Is this review helpful? Yes | NoThank you for your feedback.
Very interesting new take on how to run. The author runs about 35 miles per week and is still able to run ultramarathons without pain or injury--at an age most of us would consider it impossible!
Is this review helpful? Yes | NoThank you for your feedback.
I picked up ChiRunning after just having hurt my foot from over-running it. Wrapping my head around the different methods used was difficult at first, but the new approach has proven very helpful. Many people already viewed some of my running methods as unconventional so testing out this new form of mechanics was not a big step. This book, along with a few others, have changed the way that I look toward training in athletics. Form comes first, and speed or distance flow out of a good form. Also, a big fundamental piece of the puzzle is that power flows out from the core, not the extremities.
Is this review helpful? Yes | NoThank you for your feedback.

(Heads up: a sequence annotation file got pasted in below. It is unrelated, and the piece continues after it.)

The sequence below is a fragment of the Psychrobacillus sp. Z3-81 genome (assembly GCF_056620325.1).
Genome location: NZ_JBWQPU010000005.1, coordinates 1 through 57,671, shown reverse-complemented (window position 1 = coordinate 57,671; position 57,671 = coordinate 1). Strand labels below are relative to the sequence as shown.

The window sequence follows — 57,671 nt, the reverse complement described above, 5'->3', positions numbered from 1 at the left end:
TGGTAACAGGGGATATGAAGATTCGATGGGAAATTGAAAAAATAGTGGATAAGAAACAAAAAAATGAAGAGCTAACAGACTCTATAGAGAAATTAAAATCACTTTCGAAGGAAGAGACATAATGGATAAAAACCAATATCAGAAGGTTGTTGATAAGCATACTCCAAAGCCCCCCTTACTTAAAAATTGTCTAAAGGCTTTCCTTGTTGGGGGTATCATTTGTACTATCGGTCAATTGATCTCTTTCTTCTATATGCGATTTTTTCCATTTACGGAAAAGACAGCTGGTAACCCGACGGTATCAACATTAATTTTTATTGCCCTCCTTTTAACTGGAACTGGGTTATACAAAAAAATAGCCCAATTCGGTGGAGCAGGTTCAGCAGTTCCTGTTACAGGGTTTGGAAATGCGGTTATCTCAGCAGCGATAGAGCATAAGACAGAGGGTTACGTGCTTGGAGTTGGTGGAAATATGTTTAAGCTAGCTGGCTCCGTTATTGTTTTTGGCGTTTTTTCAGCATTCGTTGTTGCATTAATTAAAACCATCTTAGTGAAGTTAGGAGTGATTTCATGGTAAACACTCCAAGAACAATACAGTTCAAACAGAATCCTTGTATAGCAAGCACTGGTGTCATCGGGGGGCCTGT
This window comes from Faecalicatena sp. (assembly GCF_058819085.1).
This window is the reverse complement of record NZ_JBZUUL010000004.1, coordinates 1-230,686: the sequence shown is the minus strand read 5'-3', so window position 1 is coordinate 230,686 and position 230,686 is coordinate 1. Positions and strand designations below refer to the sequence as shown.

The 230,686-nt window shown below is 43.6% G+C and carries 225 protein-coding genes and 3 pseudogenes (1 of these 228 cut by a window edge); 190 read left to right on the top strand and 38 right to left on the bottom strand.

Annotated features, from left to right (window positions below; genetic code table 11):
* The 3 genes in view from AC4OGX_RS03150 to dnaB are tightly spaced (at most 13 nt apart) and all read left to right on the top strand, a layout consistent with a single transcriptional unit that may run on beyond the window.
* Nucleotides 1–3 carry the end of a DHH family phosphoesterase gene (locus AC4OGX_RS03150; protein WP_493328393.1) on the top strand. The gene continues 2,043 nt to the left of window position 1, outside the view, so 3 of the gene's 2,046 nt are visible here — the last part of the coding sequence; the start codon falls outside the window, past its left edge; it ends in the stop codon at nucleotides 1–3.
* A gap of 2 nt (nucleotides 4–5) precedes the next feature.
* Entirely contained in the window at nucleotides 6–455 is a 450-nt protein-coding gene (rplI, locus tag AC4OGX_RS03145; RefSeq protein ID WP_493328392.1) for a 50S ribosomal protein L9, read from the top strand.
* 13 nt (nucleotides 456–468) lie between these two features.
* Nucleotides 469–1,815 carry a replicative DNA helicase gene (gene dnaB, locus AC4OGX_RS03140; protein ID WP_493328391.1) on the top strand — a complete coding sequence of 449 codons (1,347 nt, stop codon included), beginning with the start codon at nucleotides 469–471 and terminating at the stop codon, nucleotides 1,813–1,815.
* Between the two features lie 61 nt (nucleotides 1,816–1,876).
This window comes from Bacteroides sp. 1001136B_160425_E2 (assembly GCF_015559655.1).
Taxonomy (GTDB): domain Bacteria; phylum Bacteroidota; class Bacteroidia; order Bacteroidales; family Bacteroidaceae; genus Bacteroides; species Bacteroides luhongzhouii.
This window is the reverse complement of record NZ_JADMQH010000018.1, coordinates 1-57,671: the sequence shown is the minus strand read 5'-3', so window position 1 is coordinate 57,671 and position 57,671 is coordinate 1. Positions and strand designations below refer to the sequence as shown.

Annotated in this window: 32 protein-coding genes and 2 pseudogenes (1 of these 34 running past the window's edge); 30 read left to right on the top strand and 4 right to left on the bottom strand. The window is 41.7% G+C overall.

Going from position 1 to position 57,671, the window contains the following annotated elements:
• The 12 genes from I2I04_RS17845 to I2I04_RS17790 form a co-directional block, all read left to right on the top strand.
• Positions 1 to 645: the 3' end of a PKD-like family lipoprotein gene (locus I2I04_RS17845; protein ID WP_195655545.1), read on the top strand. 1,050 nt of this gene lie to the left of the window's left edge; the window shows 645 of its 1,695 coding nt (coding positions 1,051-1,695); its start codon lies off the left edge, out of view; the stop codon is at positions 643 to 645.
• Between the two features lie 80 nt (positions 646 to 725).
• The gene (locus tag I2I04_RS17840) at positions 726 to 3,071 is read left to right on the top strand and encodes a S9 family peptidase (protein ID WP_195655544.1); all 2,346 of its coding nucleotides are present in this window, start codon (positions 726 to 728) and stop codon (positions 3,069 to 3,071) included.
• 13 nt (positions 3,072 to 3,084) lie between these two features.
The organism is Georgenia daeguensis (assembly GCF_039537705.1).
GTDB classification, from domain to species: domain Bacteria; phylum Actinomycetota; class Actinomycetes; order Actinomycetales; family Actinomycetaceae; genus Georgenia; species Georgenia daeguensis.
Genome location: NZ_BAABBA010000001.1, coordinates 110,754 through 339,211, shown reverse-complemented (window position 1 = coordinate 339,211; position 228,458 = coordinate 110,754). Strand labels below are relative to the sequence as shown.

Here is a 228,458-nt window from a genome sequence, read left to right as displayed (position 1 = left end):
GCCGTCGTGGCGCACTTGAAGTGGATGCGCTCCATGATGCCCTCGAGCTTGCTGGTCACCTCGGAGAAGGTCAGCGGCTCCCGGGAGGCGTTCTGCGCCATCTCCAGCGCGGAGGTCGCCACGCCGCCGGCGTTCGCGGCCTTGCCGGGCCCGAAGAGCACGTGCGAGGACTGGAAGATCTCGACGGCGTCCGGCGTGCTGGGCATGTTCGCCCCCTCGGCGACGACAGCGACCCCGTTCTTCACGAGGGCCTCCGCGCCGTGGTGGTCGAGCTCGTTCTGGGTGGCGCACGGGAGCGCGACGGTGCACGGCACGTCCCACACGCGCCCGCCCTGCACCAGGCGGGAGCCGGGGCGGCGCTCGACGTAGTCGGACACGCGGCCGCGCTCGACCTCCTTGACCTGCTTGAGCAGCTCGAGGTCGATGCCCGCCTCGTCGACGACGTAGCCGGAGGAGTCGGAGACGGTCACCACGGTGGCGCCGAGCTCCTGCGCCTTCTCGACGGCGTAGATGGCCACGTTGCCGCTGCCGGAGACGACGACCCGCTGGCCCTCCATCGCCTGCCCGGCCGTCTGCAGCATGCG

If you ever studied T'ai Chi Ch'uan for at least for a few months you'll probably agree with the author on many points. The book provides valuable tips for developing a rather effortless running style based on the principles of T'ai Chi. It was interesting read for me because I have never taught about applying my T'ai Chi experience to running. Now that the book presents the big picture I can see easily.But of course don't expect any magic happen instantly. The book is repetitive and there's a point to it, you need to be repetitive in some sense, too in order to benefit. You have to be actively monitoring what you're doing, too. If you are a runner and decide to attend to some T'ai Chi classes after this book you are going to understand what it is all about. Maybe the most important part of the book was the part where the author talked about the faces of children as they were running. Children are very relaxed and have fun. (And then we learn how to be stiff, stressed and focused on wrong things which takes a lot of training to get rid of).